Protest Against Lyme Doctor Harassment
"There is only one cardinal rule: one must always listen to the patient." -Dr. Oliver Sechs, British Neurologist
Dec. 10, 1999
HARASSMENT OF DOCTORS WHO TREAT LYME DISEASE PROTESTED
AT NY OFFICE OF PROFESSIONAL MEDICAL CONDUCT
Over 100 Lyme disease sufferers rallied in support of their treating physicians outside the Office of Professional Medical Conduct (OPMC), 5 Penn Plaza, New York, NY on Wednesday, December 8. Attendees represented states from the East, Midwest and the South. Support and organization was national in scope.
Protesters indicated that harassment via unfounded investigation and sanctioning of physicians who treat Lyme disease in ways that do not conform to very stringent guidelines has accelerated during 1999. Although this has gone on silently for years, physicians who are leaders in open-minded approaches are now being targeted, and a total of 17 doctors are being investigated on the East coast. Accusers in many cases are anonymous as are the initial charges filed against the physicians.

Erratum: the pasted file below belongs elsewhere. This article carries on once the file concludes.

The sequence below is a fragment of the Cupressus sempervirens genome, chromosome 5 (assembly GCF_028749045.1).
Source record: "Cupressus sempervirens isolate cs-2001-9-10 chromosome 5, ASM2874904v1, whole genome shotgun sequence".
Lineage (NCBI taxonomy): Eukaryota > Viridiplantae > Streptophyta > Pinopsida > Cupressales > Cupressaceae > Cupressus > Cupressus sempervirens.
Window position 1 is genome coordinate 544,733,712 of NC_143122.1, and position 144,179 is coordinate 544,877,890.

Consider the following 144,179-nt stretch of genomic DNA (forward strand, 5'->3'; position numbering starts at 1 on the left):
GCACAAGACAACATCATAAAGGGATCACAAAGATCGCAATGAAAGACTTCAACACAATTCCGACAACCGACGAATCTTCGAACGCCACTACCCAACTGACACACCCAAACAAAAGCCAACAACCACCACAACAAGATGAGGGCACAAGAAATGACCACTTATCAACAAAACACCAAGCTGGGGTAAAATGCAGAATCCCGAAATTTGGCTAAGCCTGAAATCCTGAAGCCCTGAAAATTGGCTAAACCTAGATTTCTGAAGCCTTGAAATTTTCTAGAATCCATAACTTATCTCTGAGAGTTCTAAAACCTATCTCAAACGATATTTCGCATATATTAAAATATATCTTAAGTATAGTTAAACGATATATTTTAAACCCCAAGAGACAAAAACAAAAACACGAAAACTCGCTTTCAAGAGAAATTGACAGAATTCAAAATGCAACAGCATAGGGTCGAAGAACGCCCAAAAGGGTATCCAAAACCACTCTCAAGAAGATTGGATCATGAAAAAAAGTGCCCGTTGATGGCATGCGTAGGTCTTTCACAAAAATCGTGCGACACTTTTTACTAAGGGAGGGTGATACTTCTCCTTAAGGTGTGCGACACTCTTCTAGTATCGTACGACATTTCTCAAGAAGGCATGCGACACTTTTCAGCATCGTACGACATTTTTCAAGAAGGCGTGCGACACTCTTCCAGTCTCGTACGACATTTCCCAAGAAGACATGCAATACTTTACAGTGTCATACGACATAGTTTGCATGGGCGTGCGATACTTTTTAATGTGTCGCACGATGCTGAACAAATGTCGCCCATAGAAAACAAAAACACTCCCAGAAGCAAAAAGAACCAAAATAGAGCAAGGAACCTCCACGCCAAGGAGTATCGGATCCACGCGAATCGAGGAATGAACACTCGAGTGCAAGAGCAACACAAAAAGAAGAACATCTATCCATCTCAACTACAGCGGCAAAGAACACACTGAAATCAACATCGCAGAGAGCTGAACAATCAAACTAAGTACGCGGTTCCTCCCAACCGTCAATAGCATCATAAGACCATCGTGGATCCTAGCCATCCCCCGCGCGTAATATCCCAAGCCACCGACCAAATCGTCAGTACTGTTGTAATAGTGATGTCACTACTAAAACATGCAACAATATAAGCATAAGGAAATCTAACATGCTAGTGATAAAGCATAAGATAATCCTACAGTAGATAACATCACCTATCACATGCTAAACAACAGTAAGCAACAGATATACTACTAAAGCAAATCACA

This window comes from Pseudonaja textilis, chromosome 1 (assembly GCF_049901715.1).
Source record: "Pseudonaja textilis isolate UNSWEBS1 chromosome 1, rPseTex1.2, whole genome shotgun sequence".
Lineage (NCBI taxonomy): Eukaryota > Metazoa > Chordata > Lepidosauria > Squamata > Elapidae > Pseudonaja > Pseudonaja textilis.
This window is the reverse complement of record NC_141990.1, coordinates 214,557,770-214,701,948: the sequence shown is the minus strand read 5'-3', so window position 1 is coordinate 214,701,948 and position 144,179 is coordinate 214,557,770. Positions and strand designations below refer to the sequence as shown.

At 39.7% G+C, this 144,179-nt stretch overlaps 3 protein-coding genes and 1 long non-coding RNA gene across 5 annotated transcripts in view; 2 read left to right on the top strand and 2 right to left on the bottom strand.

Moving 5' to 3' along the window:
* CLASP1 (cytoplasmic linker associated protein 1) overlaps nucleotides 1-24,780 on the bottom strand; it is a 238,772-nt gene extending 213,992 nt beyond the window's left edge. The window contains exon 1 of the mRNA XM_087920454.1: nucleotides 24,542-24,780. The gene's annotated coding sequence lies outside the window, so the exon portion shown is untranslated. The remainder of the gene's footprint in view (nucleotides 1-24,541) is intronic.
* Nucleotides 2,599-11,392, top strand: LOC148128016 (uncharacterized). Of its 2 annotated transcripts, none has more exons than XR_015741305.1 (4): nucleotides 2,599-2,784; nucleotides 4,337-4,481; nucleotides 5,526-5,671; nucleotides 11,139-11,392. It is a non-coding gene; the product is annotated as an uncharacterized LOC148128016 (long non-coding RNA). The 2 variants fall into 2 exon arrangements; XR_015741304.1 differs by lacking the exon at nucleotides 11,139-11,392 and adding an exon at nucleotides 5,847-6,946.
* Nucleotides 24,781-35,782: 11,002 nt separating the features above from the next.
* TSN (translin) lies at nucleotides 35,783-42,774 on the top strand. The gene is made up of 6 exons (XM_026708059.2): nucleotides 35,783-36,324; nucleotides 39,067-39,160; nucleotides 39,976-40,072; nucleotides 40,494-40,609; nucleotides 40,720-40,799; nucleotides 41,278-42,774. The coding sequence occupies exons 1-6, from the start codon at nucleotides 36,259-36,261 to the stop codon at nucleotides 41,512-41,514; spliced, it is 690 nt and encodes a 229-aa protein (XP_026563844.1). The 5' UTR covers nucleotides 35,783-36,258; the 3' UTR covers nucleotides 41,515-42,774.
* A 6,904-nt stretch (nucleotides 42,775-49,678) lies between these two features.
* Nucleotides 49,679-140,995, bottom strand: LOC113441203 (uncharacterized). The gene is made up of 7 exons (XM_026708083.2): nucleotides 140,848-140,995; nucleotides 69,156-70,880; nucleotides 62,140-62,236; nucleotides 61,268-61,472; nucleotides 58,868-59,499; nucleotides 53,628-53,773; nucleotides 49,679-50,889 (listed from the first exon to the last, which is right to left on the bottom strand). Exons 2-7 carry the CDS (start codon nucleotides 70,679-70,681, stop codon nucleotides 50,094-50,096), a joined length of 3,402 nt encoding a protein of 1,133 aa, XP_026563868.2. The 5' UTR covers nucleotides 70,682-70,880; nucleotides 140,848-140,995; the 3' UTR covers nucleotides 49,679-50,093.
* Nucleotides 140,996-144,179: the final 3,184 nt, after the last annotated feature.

Dr. Perry Orens of Great Neck, NY, had his license revoked on November 24.
Charges against him indicated that he "overdiagnosed", "overtreated" and
"overtested" for Lyme disease. The key to these charges is that Lyme is cured in
about 4 weeks of antibiotic treatment. Protestors strongly disagree citing research ignored by OPMC and demand recognition of open-minded approaches.
The Lyme community publicly protested the OPMC's position on identifying,
harassing and severely sanctioning Lyme disease doctors based on stringent guidelines. They called for the reinstatement of Dr. Orens' license and exposure and investigation of those individuals responsible for this outrage. A massive national write-in and call-in campaign occurred concurrently with the event.
The Lyme community contends that the academically spawned guidelines used
for sanctioning doctors are obsolete, biologically unfounded and ethically
Lyme disease, a tick-borne infection, is the second fastest growing
infectious disease in the US. With about 17,000 cases reported in 1998, the
actual figure may easily be 10 times that according to the CDC. Although
publicized chiefly in the Eastern U.S., this infection occurs on a global
"Investigation and sanctioning of physicians who deviate from conservative
Lyme protocols is a bully tactic used to maintain predominance of a belief
system that cannot be sustained in the light of current research, clinical
experience and patient perspective."
- Lisa Smiley , protest organizer
More Protest Photos
The OPMC's Response
Article on Protest
Report OPMC Bias